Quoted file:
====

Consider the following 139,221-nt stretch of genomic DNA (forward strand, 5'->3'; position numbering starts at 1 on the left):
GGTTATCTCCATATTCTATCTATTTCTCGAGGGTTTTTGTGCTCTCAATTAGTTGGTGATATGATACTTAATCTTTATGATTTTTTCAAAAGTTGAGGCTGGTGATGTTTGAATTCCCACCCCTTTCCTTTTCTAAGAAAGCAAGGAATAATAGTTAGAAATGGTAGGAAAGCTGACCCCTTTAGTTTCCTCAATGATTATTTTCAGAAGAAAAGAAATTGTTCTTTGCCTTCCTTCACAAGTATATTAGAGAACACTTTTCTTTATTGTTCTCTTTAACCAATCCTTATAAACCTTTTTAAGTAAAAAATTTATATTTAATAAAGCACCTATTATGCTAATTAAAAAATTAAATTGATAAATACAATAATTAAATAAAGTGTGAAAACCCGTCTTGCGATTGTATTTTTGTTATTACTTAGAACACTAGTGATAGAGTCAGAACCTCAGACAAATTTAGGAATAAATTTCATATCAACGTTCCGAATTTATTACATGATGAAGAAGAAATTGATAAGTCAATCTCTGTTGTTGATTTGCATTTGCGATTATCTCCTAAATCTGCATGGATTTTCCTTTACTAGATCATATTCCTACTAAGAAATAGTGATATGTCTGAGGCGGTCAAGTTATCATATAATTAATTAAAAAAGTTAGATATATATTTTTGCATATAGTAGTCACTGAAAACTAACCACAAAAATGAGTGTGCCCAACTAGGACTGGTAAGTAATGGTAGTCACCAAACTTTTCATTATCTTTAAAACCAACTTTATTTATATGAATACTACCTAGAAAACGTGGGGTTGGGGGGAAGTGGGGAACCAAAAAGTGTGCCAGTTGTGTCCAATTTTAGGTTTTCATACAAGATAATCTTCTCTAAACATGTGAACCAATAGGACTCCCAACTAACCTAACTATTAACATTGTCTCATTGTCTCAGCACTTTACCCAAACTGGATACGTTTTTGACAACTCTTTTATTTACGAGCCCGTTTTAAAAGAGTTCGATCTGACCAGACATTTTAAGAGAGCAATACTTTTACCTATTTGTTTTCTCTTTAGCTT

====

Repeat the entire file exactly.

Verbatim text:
Consider the following 139,221-nt stretch of genomic DNA (forward strand, 5'->3'; position numbering starts at 1 on the left):
GGTTATCTCCATATTCTATCTATTTCTCGAGGGTTTTTGTGCTCTCAATTAGTTGGTGATATGATACTTAATCTTTATGATTTTTTCAAAAGTTGAGGCTGGTGATGTTTGAATTCCCACCCCTTTCCTTTTCTAAGAAAGCAAGGAATAATAGTTAGAAATGGTAGGAAAGCTGACCCCTTTAGTTTCCTCAATGATTATTTTCAGAAGAAAAGAAATTGTTCTTTGCCTTCCTTCACAAGTATATTAGAGAACACTTTTCTTTATTGTTCTCTTTAACCAATCCTTATAAACCTTTTTAAGTAAAAAATTTATATTTAATAAAGCACCTATTATGCTAATTAAAAAATTAAATTGATAAATACAATAATTAAATAAAGTGTGAAAACCCGTCTTGCGATTGTATTTTTGTTATTACTTAGAACACTAGTGATAGAGTCAGAACCTCAGACAAATTTAGGAATAAATTTCATATCAACGTTCCGAATTTATTACATGATGAAGAAGAAATTGATAAGTCAATCTCTGTTGTTGATTTGCATTTGCGATTATCTCCTAAATCTGCATGGATTTTCCTTTACTAGATCATATTCCTACTAAGAAATAGTGATATGTCTGAGGCGGTCAAGTTATCATATAATTAATTAAAAAAGTTAGATATATATTTTTGCATATAGTAGTCACTGAAAACTAACCACAAAAATGAGTGTGCCCAACTAGGACTGGTAAGTAATGGTAGTCACCAAACTTTTCATTATCTTTAAAACCAACTTTATTTATATGAATACTACCTAGAAAACGTGGGGTTGGGGGGAAGTGGGGAACCAAAAAGTGTGCCAGTTGTGTCCAATTTTAGGTTTTCATACAAGATAATCTTCTCTAAACATGTGAACCAATAGGACTCCCAACTAACCTAACTATTAACATTGTCTCATTGTCTCAGCACTTTACCCAAACTGGATACGTTTTTGACAACTCTTTTATTTACGAGCCCGTTTTAAAAGAGTTCGATCTGACCAGACATTTTAAGAGAGCAATACTTTTACCTATTTGTTTTCTCTTTAGCTT